It took very little time in the end. In fact, it was probably rather easy to do. One gunman and a crowded Gurdwara in Oak Creek, Wisconsin, and before anyone could absorb what was happening to them six lives were lost, including a police officer and the gunman himself.
We live in an era when life is taken so cheaply. You can buy a weapon at K-Mart just before you get your milk and newspaper, get into your car, and inflict terrible pain at will.
Part of that pain for the Sikh community of Oak Creek this week is not truly knowing why such an atrocious act of violence was carried out in the first place. Of course, many have pointed to the attacks on Sikhs that took place following 9/11 and the links that the Wisconsin killer may have had to far-right groups. All of this is worth examining carefully, yet what is equally worth our care and attention is the kind of questions that rise to the surface when tragedy like this strikes.
In many ways, the Sikh community, as a community of faith, holds to a very American kind of tradition, namely a certain celebration of difference and a deep respect for the myriad of paths that lead to the divine. At times, quite frankly, for those who look at America from the outside, such a celebration of difference is hard to see. Yet, deep in its DNA, this is a country that is founded and has been formed as a nation that seeks to celebrate the breadth not the narrowness of humankind.
As with the life of an individual, there are times when the life of a nation needs reminding of its true nature. America is an internationalist idea. It was the world’s first true global village, the land that would re-imagine for the peoples of the world what it might be to live in freedom.
It is this need for us to remember this vocation to have room for difference, which is indeed the vocation of any community, that convinces me that what is currently taking place in London is a timely reminder of that internationalist dream. In short, we need the Olympics. We need to remind ourselves, most especially those of us who are caught in a narrow-minded, myopic view of the human family, that we are part of something bigger. The Olympics, for all of its show, is still one of the best chances that we have of expressing on a global scale the simple human doctrine that we are better together than apart, better learning from the breadth that the human family embodies than living in naval-gazing isolation. We need the Olympics to remind ourselves that we need each other, as indeed the Danny Boyle spectacular at the opening ceremony sought to communicate.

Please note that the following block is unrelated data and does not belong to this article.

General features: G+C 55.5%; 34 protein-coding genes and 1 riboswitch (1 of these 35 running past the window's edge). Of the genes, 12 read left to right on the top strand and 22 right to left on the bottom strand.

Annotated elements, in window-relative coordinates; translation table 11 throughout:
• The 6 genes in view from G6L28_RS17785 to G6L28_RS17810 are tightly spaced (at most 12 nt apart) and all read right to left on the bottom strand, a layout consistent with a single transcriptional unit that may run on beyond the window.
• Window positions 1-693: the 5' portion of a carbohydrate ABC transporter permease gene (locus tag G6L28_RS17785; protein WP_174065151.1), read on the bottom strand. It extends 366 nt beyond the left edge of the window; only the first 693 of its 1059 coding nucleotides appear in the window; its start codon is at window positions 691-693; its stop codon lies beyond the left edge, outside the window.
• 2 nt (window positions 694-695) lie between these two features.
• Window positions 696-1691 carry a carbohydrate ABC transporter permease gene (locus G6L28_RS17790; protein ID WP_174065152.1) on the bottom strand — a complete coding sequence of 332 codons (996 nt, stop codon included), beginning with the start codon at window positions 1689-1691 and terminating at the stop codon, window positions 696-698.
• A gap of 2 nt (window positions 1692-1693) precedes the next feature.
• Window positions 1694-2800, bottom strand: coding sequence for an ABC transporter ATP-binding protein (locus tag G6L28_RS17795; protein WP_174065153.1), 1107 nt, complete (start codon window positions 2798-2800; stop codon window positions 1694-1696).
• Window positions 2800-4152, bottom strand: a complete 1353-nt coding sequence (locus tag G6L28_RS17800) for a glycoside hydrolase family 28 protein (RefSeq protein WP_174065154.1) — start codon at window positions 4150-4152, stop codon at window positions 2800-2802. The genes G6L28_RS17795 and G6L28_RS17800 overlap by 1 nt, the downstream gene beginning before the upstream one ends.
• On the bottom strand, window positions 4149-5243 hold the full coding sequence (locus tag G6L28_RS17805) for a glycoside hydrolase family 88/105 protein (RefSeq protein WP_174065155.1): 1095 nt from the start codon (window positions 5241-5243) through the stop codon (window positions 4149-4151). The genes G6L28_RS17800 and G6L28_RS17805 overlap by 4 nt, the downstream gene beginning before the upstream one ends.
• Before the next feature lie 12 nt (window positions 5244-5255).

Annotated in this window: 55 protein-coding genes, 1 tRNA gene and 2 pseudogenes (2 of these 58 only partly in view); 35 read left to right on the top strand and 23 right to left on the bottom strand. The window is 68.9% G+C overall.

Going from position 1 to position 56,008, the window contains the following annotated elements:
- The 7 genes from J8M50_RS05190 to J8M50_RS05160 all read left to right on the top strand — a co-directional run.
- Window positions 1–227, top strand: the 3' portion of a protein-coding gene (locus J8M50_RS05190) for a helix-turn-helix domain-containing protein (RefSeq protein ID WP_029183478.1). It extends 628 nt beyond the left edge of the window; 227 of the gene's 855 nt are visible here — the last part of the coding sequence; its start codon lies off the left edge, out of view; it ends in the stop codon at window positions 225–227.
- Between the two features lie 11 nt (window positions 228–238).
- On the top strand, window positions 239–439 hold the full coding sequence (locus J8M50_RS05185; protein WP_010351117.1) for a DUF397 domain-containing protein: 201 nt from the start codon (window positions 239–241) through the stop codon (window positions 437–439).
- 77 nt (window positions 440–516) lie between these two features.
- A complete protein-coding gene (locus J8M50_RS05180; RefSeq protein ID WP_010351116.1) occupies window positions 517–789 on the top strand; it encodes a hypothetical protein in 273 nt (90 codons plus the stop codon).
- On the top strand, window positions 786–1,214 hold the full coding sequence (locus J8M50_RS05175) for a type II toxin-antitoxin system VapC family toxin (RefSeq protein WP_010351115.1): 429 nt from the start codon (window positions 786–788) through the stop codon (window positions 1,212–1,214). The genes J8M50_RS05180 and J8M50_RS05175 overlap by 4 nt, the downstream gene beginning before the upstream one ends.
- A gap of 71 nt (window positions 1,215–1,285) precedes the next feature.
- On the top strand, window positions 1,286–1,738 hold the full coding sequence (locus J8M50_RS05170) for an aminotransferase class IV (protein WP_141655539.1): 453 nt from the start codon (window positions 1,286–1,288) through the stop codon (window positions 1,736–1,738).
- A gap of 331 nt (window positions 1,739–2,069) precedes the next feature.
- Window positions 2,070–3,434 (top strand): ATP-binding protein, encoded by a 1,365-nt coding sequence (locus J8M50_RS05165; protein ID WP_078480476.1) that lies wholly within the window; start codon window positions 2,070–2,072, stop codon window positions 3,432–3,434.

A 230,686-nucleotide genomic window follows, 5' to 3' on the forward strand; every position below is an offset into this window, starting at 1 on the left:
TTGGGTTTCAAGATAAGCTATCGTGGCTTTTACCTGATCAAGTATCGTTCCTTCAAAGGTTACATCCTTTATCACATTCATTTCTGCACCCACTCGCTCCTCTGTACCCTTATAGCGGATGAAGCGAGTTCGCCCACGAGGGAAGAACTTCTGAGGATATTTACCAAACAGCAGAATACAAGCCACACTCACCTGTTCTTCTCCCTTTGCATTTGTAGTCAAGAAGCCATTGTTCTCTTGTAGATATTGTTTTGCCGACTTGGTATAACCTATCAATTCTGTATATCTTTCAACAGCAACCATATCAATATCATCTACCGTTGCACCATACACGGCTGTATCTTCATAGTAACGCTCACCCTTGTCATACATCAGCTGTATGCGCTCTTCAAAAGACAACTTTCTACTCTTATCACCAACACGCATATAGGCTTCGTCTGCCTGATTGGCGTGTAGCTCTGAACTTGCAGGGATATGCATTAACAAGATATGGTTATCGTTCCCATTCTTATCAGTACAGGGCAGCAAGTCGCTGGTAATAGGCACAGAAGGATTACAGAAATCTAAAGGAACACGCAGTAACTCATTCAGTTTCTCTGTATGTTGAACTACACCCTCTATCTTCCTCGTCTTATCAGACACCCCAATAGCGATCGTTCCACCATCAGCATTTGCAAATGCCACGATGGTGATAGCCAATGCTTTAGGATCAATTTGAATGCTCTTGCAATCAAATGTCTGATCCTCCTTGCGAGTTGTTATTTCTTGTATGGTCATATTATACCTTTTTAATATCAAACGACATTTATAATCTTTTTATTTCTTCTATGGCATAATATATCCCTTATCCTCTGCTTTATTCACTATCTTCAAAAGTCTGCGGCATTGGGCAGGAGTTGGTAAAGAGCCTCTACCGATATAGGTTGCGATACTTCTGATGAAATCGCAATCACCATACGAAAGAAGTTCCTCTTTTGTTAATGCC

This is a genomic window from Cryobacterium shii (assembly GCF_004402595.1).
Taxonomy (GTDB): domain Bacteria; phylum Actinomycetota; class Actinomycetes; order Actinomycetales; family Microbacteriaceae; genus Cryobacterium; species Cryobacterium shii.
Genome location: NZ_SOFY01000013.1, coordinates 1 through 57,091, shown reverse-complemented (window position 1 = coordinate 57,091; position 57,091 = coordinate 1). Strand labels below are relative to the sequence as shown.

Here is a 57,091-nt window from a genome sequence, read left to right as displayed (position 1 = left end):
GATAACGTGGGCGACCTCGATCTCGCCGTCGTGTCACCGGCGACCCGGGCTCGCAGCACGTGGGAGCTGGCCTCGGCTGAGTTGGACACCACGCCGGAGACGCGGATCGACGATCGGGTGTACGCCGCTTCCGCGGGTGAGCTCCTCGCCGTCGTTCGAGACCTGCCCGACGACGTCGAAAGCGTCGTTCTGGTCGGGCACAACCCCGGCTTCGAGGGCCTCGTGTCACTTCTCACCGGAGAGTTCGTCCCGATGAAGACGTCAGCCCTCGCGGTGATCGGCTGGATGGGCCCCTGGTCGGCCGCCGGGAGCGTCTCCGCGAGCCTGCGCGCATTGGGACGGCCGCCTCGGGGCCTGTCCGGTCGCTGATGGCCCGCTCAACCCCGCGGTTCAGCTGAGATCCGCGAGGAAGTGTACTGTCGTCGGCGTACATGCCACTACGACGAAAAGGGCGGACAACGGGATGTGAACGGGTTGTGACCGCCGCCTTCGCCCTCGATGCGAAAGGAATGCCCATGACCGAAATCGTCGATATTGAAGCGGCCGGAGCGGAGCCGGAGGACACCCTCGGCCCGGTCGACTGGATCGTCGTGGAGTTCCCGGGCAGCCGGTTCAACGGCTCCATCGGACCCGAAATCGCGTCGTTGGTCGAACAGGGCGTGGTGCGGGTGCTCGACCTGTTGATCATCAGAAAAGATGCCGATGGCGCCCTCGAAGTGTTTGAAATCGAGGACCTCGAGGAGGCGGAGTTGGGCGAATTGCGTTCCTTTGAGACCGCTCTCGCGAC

So often, the debate that follows terrible incidents of gun violence focuses on what some people want to take away – guns – and what others want to retain the freedom to bear. Perhaps America is due another kind of debate that is concerned less with what might or might not be taken away, but with what might be added. Multiculturalism, pronounced dead by German Chancellor, Angela Merkel, last October, is not a politician’s mandate but an endeavor that we all need to play a part in. Let us teach our children about the wide palate of American and global society. Let us teach one another about what makes us distinct from one another as well as what makes us the same. And let us marvel at the breadth of God’s creation and the boundless capacity that we each inhabit to birth mystery into the world.
So, yes, we do need the Olympics, and we do need reminding of the better angels of our nature, not just for the sake of those who died in Oak Creek last Sunday but for the sake of all of us who are left to carry the torch.